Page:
Yeah, or both engaged in

Both engaged in Yes.

Jenny Wilson 22:19
For me, it’s, it’s for me, the FRIES model gets us past a simple yes means yes or no means no. Into that place of where we’re feeling, where we feel we’re inside consent. And we feel that we’re not. Yeah. And that that place is very contextual. It’s very specific (the S of FRIES) to any given situation. But it’s, you know, when that line’s been crossed? Yeah. So that’s what FRIES does. For me, it kind of defines where the line is.

Betty Martin 22:54
Yeah. Yeah, I’d like to, I’d like to take take a swing at defining consent. Because, because most people when they say consent, if you listen to the way they use it in the same sentence, they’re confusing it with permission. (Yeah.) Or they think it means the same thing. (Yeah.) And permission means it’s okay to do the thing that I want to do. Like, if I want to build a garage, I go down to the courthouse, and I get a permit that allow that permits me to build my garage. I’m the one that wants a garage, not the city. Yeah. So permission means you did you can do what you want to do. (Yeah.) But what if I ask you to please scratch my back? Where does permission fit in that dynamic? It doesn’t. There’s no, it just does not apply that dynamic. But consent applies. (Yeah), You know, after I started teaching this consent for, you know, 10 years, I thought, I should look this up in the dictionary and see what the dictionary says about consent. And it essentially says, “agreeing to do what somebody else wants”. So when I consent to x, y, z, I’m consenting to what you want XYZ or I consent to do XYZ. Again, it’s based on what you want. So consent means agreeing to what somebody else wants, which is an important skill to have. And it’s certainly not the whole picture.

Jenny Wilson 24:51
See, I see it as, and the dictionary definition that I found was, yeah, permission. “Permission for… Or agreement for something to happen”, and agreement for something to happen, could be a much more mutual process – we agree together to proceed in this way. I agree. And so for me consent isn’t so much this idea of somebody being allowed to do something. (Yeah.) And is more about reaching consensus?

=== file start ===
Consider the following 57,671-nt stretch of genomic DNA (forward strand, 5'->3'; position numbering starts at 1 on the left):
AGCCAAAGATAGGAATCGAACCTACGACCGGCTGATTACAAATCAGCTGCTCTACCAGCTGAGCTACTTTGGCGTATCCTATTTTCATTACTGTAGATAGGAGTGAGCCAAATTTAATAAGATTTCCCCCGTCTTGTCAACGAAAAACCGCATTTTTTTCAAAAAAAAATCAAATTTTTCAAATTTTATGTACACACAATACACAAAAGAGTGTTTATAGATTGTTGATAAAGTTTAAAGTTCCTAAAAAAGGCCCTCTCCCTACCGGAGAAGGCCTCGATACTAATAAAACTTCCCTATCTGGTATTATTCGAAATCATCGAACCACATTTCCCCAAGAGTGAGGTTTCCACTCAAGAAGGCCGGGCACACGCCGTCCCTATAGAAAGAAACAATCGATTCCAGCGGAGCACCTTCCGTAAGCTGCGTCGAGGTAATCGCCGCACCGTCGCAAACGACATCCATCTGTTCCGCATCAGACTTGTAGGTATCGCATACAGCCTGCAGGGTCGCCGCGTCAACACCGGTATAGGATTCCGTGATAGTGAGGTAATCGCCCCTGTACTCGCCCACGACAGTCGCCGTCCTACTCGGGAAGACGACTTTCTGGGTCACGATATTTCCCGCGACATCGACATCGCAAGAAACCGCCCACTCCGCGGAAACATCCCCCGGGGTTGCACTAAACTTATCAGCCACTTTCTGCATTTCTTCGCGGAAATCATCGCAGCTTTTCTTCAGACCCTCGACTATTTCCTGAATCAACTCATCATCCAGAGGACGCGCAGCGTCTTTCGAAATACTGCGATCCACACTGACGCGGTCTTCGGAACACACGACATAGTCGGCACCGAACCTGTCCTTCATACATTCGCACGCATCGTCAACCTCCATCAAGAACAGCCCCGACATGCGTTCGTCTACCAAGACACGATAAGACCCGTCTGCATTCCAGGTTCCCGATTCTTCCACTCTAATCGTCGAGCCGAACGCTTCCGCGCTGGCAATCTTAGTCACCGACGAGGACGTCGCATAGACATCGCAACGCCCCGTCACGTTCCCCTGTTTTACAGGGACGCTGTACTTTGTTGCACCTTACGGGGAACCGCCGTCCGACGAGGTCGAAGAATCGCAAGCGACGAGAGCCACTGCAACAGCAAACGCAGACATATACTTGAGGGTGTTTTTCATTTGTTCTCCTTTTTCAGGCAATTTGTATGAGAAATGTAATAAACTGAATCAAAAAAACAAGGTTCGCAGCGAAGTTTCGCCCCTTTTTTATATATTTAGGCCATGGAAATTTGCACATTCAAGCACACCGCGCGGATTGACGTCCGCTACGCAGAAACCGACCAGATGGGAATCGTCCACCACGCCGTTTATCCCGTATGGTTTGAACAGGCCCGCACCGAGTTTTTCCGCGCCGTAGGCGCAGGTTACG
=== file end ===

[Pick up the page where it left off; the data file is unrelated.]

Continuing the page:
Betty Martin 25:30
I totally agree. Yeah. And when someone says, get consent or give consent, I pause there, I think what’s really true is that we arrive at consent together, and really a better word is agreement. I totally agree with that. But consent is the word that’s out now. And so, you know, but, but I imagine that the reason we started talking about consent, as a culture in the last X number of years, is because things were happening that people did not agree to. And they still do, of course. And so, and I, I am, I don’t know if this is true, but I imagine that somebody wants to do the thing to somebody else’s body. And so, in that situation, consent is the appropriate word, like, I want to do this thing to you, and give me consent to do this thing to you.

Jenny Wilson 26:34
It’s Something you’ve got to get

Betty Martin 26:36
So yeah, and so that’s kind of the.. our cultural, erm, cultural norm around sex, you know.. that ‘I want to do this thing to your body. Is it okay with you if I do this thing to your body?’ (Yeah). And so that was the word that

Jenny Wilson 26:55
yeah. Whereas actually consent is a is a practice. (Yes – absolutley). Or, you say arriving at agreement, and that applies in intimate situations.. but it applies in you know, going to the dentist, as I say…Or at the level of society, you know, did I consent to.. Brexit? No, I didn’t, actually. But I also have the right of protest. So we’re in systems that are quite coercive; patriarchy, white supremacy, capitalism, etc. And those, those systems are not really very consensual. And so this is where our, actually it really matters that we’re practicing consent on an individual level, because that’s how, you know, we can be the change, isn’t it that we want to see in the world and change that cultural paradigm? (Yeah.) Yeah. I mean, that’s how, that’s why I came to this work, I guess, because I’m radical, and I want to change the world and I see that in you too.

Betty Martin 28:02